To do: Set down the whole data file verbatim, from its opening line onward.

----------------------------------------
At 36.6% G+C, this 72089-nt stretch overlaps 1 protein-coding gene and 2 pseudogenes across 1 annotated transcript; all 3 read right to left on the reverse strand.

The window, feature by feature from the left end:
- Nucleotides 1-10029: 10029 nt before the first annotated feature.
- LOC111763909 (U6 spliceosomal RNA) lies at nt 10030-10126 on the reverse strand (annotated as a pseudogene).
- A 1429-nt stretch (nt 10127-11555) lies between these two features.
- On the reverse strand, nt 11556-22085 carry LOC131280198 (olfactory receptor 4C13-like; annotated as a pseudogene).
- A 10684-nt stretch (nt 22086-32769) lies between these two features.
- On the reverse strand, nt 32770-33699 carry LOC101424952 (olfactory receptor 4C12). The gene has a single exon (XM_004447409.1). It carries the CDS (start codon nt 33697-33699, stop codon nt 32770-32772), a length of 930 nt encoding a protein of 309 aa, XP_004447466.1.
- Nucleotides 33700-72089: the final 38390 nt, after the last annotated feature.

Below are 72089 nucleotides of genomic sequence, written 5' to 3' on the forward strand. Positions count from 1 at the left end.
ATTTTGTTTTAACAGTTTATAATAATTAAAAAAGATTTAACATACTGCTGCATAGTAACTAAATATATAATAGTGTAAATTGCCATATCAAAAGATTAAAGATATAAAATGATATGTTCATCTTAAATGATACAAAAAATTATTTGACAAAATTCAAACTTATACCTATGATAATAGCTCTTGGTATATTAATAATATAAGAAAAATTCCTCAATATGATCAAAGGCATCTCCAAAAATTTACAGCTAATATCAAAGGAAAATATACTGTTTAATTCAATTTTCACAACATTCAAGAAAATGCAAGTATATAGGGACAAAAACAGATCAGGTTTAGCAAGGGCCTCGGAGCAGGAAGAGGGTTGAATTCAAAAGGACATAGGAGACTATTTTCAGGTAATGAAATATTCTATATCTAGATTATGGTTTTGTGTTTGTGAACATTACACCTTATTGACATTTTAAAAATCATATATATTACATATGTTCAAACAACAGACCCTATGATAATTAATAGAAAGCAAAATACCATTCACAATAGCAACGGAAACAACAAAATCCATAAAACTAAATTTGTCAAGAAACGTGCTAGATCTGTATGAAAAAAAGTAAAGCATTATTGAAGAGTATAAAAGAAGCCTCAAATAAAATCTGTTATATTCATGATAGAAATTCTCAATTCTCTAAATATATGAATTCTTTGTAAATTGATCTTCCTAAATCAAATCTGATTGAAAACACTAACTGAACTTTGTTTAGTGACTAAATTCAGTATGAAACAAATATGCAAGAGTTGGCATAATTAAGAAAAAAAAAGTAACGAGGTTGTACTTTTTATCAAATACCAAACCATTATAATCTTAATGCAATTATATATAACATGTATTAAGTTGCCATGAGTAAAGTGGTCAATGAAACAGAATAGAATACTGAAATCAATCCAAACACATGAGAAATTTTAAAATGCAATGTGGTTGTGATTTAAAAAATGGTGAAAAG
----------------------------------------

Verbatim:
At 36.6% G+C, this 72089-nt stretch overlaps 1 protein-coding gene and 2 pseudogenes across 1 annotated transcript; all 3 read right to left on the reverse strand.

The window, feature by feature from the left end:
- Nucleotides 1-10029: 10029 nt before the first annotated feature.
- LOC111763909 (U6 spliceosomal RNA) lies at nt 10030-10126 on the reverse strand (annotated as a pseudogene).
- A 1429-nt stretch (nt 10127-11555) lies between these two features.
- On the reverse strand, nt 11556-22085 carry LOC131280198 (olfactory receptor 4C13-like; annotated as a pseudogene).
- A 10684-nt stretch (nt 22086-32769) lies between these two features.
- On the reverse strand, nt 32770-33699 carry LOC101424952 (olfactory receptor 4C12). The gene has a single exon (XM_004447409.1). It carries the CDS (start codon nt 33697-33699, stop codon nt 32770-32772), a length of 930 nt encoding a protein of 309 aa, XP_004447466.1.
- Nucleotides 33700-72089: the final 38390 nt, after the last annotated feature.

Below are 72089 nucleotides of genomic sequence, written 5' to 3' on the forward strand. Positions count from 1 at the left end.
ATTTTGTTTTAACAGTTTATAATAATTAAAAAAGATTTAACATACTGCTGCATAGTAACTAAATATATAATAGTGTAAATTGCCATATCAAAAGATTAAAGATATAAAATGATATGTTCATCTTAAATGATACAAAAAATTATTTGACAAAATTCAAACTTATACCTATGATAATAGCTCTTGGTATATTAATAATATAAGAAAAATTCCTCAATATGATCAAAGGCATCTCCAAAAATTTACAGCTAATATCAAAGGAAAATATACTGTTTAATTCAATTTTCACAACATTCAAGAAAATGCAAGTATATAGGGACAAAAACAGATCAGGTTTAGCAAGGGCCTCGGAGCAGGAAGAGGGTTGAATTCAAAAGGACATAGGAGACTATTTTCAGGTAATGAAATATTCTATATCTAGATTATGGTTTTGTGTTTGTGAACATTACACCTTATTGACATTTTAAAAATCATATATATTACATATGTTCAAACAACAGACCCTATGATAATTAATAGAAAGCAAAATACCATTCACAATAGCAACGGAAACAACAAAATCCATAAAACTAAATTTGTCAAGAAACGTGCTAGATCTGTATGAAAAAAAGTAAAGCATTATTGAAGAGTATAAAAGAAGCCTCAAATAAAATCTGTTATATTCATGATAGAAATTCTCAATTCTCTAAATATATGAATTCTTTGTAAATTGATCTTCCTAAATCAAATCTGATTGAAAACACTAACTGAACTTTGTTTAGTGACTAAATTCAGTATGAAACAAATATGCAAGAGTTGGCATAATTAAGAAAAAAAAAGTAACGAGGTTGTACTTTTTATCAAATACCAAACCATTATAATCTTAATGCAATTATATATAACATGTATTAAGTTGCCATGAGTAAAGTGGTCAATGAAACAGAATAGAATACTGAAATCAATCCAAACACATGAGAAATTTTAAAATGCAATGTGGTTGTGATTTAAAAAATGGTGAAAAG